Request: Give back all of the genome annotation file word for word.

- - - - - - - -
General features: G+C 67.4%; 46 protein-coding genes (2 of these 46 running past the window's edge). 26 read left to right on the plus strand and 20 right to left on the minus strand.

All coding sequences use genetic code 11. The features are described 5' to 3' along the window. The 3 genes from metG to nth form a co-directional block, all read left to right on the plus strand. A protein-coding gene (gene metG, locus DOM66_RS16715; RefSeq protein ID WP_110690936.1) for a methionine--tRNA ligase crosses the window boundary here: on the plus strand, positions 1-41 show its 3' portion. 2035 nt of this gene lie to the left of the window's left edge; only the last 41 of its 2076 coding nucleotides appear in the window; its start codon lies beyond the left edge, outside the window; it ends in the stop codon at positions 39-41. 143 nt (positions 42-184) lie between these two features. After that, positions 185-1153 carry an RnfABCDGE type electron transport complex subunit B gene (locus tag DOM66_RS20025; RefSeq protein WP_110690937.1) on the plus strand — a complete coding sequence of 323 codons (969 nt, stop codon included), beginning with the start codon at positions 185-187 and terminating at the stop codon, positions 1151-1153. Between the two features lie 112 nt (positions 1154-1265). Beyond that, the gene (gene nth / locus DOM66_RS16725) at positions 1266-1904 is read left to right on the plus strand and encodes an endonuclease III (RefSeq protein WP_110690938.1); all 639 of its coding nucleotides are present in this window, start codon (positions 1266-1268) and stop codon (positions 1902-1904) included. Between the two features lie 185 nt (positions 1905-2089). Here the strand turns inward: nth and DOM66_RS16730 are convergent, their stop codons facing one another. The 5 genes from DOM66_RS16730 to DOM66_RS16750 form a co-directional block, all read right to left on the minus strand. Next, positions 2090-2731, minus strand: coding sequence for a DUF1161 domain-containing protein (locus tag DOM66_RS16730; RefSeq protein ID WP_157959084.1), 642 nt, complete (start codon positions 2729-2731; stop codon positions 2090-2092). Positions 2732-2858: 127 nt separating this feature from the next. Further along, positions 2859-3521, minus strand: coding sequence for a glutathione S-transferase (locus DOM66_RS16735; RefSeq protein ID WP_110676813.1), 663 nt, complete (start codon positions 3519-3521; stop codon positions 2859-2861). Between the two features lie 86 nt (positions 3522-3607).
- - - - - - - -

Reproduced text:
General features: G+C 67.4%; 46 protein-coding genes (2 of these 46 running past the window's edge). 26 read left to right on the plus strand and 20 right to left on the minus strand.

All coding sequences use genetic code 11. The features are described 5' to 3' along the window. The 3 genes from metG to nth form a co-directional block, all read left to right on the plus strand. A protein-coding gene (gene metG, locus DOM66_RS16715; RefSeq protein ID WP_110690936.1) for a methionine--tRNA ligase crosses the window boundary here: on the plus strand, positions 1-41 show its 3' portion. 2035 nt of this gene lie to the left of the window's left edge; only the last 41 of its 2076 coding nucleotides appear in the window; its start codon lies beyond the left edge, outside the window; it ends in the stop codon at positions 39-41. 143 nt (positions 42-184) lie between these two features. After that, positions 185-1153 carry an RnfABCDGE type electron transport complex subunit B gene (locus tag DOM66_RS20025; RefSeq protein WP_110690937.1) on the plus strand — a complete coding sequence of 323 codons (969 nt, stop codon included), beginning with the start codon at positions 185-187 and terminating at the stop codon, positions 1151-1153. Between the two features lie 112 nt (positions 1154-1265). Beyond that, the gene (gene nth / locus DOM66_RS16725) at positions 1266-1904 is read left to right on the plus strand and encodes an endonuclease III (RefSeq protein WP_110690938.1); all 639 of its coding nucleotides are present in this window, start codon (positions 1266-1268) and stop codon (positions 1902-1904) included. Between the two features lie 185 nt (positions 1905-2089). Here the strand turns inward: nth and DOM66_RS16730 are convergent, their stop codons facing one another. The 5 genes from DOM66_RS16730 to DOM66_RS16750 form a co-directional block, all read right to left on the minus strand. Next, positions 2090-2731, minus strand: coding sequence for a DUF1161 domain-containing protein (locus tag DOM66_RS16730; RefSeq protein ID WP_157959084.1), 642 nt, complete (start codon positions 2729-2731; stop codon positions 2090-2092). Positions 2732-2858: 127 nt separating this feature from the next. Further along, positions 2859-3521, minus strand: coding sequence for a glutathione S-transferase (locus DOM66_RS16735; RefSeq protein ID WP_110676813.1), 663 nt, complete (start codon positions 3519-3521; stop codon positions 2859-2861). Between the two features lie 86 nt (positions 3522-3607).